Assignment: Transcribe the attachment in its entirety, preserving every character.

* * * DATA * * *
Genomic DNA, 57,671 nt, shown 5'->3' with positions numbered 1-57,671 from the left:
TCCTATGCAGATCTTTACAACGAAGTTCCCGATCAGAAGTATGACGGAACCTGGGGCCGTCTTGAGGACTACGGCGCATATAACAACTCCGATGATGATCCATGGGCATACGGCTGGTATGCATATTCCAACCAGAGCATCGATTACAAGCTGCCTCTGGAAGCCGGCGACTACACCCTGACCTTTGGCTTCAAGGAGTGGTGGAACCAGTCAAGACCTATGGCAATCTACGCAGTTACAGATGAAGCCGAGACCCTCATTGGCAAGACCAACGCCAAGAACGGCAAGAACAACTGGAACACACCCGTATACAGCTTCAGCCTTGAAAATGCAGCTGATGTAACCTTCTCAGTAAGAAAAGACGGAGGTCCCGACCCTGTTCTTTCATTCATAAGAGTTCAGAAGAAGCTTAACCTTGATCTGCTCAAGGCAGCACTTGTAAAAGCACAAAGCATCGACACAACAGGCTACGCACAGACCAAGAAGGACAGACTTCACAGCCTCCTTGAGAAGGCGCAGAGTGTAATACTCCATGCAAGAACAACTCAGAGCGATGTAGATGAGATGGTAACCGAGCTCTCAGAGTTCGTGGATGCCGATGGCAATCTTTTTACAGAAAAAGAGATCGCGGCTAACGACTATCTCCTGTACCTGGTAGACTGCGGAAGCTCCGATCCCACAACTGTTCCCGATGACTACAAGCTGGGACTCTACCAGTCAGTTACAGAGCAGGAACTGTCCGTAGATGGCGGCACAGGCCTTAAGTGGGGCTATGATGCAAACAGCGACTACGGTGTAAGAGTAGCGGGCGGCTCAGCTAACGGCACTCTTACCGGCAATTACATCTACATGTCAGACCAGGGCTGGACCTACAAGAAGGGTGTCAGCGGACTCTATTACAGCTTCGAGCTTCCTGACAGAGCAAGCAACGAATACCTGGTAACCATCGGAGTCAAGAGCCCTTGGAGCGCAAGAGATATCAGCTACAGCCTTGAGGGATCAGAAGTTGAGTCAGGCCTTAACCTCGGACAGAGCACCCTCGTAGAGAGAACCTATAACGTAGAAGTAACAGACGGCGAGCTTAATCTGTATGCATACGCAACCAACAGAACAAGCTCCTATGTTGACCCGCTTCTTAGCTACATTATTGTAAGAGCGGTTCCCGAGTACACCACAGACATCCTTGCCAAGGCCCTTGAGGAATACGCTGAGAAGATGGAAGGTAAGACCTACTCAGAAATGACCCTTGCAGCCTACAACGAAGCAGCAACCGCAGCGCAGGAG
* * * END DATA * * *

Genomic DNA, 57,671 nt, shown 5'->3' with positions numbered 1-57,671 from the left:
TCCTATGCAGATCTTTACAACGAAGTTCCCGATCAGAAGTATGACGGAACCTGGGGCCGTCTTGAGGACTACGGCGCATATAACAACTCCGATGATGATCCATGGGCATACGGCTGGTATGCATATTCCAACCAGAGCATCGATTACAAGCTGCCTCTGGAAGCCGGCGACTACACCCTGACCTTTGGCTTCAAGGAGTGGTGGAACCAGTCAAGACCTATGGCAATCTACGCAGTTACAGATGAAGCCGAGACCCTCATTGGCAAGACCAACGCCAAGAACGGCAAGAACAACTGGAACACACCCGTATACAGCTTCAGCCTTGAAAATGCAGCTGATGTAACCTTCTCAGTAAGAAAAGACGGAGGTCCCGACCCTGTTCTTTCATTCATAAGAGTTCAGAAGAAGCTTAACCTTGATCTGCTCAAGGCAGCACTTGTAAAAGCACAAAGCATCGACACAACAGGCTACGCACAGACCAAGAAGGACAGACTTCACAGCCTCCTTGAGAAGGCGCAGAGTGTAATACTCCATGCAAGAACAACTCAGAGCGATGTAGATGAGATGGTAACCGAGCTCTCAGAGTTCGTGGATGCCGATGGCAATCTTTTTACAGAAAAAGAGATCGCGGCTAACGACTATCTCCTGTACCTGGTAGACTGCGGAAGCTCCGATCCCACAACTGTTCCCGATGACTACAAGCTGGGACTCTACCAGTCAGTTACAGAGCAGGAACTGTCCGTAGATGGCGGCACAGGCCTTAAGTGGGGCTATGATGCAAACAGCGACTACGGTGTAAGAGTAGCGGGCGGCTCAGCTAACGGCACTCTTACCGGCAATTACATCTACATGTCAGACCAGGGCTGGACCTACAAGAAGGGTGTCAGCGGACTCTATTACAGCTTCGAGCTTCCTGACAGAGCAAGCAACGAATACCTGGTAACCATCGGAGTCAAGAGCCCTTGGAGCGCAAGAGATATCAGCTACAGCCTTGAGGGATCAGAAGTTGAGTCAGGCCTTAACCTCGGACAGAGCACCCTCGTAGAGAGAACCTATAACGTAGAAGTAACAGACGGCGAGCTTAATCTGTATGCATACGCAACCAACAGAACAAGCTCCTATGTTGACCCGCTTCTTAGCTACATTATTGTAAGAGCGGTTCCCGAGTACACCACAGACATCCTTGCCAAGGCCCTTGAGGAATACGCTGAGAAGATGGAAGGTAAGACCTACTCAGAAATGACCCTTGCAGCCTACAACGAAGCAGCAACCGCAGCGCAGGAG